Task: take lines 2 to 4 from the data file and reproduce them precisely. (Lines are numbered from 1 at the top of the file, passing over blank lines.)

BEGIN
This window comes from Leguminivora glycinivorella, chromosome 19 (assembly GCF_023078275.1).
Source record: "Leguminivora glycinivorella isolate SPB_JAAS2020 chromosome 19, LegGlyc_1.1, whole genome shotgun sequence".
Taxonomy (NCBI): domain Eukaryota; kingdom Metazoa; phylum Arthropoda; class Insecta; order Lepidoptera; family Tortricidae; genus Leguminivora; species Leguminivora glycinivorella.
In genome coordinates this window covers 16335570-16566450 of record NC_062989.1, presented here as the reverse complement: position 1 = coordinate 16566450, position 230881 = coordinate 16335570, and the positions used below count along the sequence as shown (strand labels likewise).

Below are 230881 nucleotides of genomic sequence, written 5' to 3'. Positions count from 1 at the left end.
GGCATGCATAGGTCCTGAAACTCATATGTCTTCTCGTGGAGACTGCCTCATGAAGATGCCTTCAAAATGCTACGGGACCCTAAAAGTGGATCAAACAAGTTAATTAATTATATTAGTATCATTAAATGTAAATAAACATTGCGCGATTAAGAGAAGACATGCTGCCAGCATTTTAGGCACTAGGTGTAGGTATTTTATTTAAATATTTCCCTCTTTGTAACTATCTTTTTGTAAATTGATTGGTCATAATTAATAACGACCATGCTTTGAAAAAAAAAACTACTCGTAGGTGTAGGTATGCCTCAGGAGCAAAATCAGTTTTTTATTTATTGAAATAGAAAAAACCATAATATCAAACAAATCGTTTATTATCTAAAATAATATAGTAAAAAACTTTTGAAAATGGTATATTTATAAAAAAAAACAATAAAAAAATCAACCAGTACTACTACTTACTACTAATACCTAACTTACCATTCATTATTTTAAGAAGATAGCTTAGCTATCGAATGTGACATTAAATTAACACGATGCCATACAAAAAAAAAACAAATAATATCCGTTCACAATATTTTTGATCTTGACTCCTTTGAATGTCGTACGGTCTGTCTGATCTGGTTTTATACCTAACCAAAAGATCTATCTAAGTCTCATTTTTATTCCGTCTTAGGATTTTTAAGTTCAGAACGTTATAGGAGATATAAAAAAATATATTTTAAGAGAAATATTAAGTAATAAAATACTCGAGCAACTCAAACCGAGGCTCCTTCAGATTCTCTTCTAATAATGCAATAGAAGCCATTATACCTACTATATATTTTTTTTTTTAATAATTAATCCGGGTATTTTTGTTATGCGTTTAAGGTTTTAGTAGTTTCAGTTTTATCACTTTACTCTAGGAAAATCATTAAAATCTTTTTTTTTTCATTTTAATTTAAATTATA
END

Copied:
Source record: "Leguminivora glycinivorella isolate SPB_JAAS2020 chromosome 19, LegGlyc_1.1, whole genome shotgun sequence".
Taxonomy (NCBI): domain Eukaryota; kingdom Metazoa; phylum Arthropoda; class Insecta; order Lepidoptera; family Tortricidae; genus Leguminivora; species Leguminivora glycinivorella.
In genome coordinates this window covers 16335570-16566450 of record NC_062989.1, presented here as the reverse complement: position 1 = coordinate 16566450, position 230881 = coordinate 16335570, and the positions used below count along the sequence as shown (strand labels likewise).